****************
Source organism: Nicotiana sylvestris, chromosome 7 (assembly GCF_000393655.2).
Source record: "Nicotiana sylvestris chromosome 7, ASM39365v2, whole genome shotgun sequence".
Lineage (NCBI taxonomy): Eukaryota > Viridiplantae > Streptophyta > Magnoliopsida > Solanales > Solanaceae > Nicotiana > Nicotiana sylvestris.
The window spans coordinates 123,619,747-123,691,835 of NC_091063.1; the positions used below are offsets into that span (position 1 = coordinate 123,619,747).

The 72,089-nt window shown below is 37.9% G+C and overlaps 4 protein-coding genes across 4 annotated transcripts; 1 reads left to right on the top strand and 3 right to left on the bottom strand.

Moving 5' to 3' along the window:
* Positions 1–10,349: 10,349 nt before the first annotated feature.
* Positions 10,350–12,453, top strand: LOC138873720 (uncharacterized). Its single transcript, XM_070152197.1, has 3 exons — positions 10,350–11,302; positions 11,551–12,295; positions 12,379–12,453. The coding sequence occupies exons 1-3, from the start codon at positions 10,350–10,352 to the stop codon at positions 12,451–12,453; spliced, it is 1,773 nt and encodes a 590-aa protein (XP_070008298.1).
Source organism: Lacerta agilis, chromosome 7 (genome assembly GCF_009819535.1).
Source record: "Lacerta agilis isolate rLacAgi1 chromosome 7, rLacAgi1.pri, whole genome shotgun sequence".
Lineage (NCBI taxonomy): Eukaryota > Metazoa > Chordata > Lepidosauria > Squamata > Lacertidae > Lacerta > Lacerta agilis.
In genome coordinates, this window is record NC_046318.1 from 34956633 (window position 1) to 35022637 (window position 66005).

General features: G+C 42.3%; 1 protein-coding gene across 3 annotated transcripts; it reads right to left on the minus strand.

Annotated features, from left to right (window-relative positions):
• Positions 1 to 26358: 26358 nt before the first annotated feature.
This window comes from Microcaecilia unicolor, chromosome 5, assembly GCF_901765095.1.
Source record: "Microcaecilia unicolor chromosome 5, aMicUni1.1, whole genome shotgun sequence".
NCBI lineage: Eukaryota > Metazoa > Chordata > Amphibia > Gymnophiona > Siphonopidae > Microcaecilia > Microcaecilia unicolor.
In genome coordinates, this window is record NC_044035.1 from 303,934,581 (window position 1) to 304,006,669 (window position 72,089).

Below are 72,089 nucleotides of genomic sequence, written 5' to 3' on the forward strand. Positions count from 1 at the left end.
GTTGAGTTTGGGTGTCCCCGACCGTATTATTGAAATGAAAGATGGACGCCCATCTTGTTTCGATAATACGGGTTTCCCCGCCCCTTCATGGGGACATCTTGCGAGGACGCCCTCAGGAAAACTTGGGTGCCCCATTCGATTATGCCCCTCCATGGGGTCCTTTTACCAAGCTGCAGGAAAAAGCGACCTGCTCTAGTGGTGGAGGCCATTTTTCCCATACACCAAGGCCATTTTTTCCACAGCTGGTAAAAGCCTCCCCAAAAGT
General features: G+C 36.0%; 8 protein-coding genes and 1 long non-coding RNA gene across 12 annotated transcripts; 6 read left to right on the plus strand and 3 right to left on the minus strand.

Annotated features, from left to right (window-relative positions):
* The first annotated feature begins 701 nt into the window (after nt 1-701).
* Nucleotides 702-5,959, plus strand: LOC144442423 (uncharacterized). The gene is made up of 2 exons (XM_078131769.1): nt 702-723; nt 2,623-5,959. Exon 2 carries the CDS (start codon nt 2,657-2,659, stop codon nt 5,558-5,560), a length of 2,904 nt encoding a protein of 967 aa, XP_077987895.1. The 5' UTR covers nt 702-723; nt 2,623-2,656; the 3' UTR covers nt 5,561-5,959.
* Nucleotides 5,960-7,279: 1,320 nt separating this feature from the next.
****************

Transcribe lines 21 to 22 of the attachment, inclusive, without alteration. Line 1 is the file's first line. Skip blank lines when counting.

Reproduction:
GTTGAGTTTGGGTGTCCCCGACCGTATTATTGAAATGAAAGATGGACGCCCATCTTGTTTCGATAATACGGGTTTCCCCGCCCCTTCATGGGGACATCTTGCGAGGACGCCCTCAGGAAAACTTGGGTGCCCCATTCGATTATGCCCCTCCATGGGGTCCTTTTACCAAGCTGCAGGAAAAAGCGACCTGCTCTAGTGGTGGAGGCCATTTTTCCCATACACCAAGGCCATTTTTTCCACAGCTGGTAAAAGCCTCCCCAAAAGT
General features: G+C 36.0%; 8 protein-coding genes and 1 long non-coding RNA gene across 12 annotated transcripts; 6 read left to right on the plus strand and 3 right to left on the minus strand.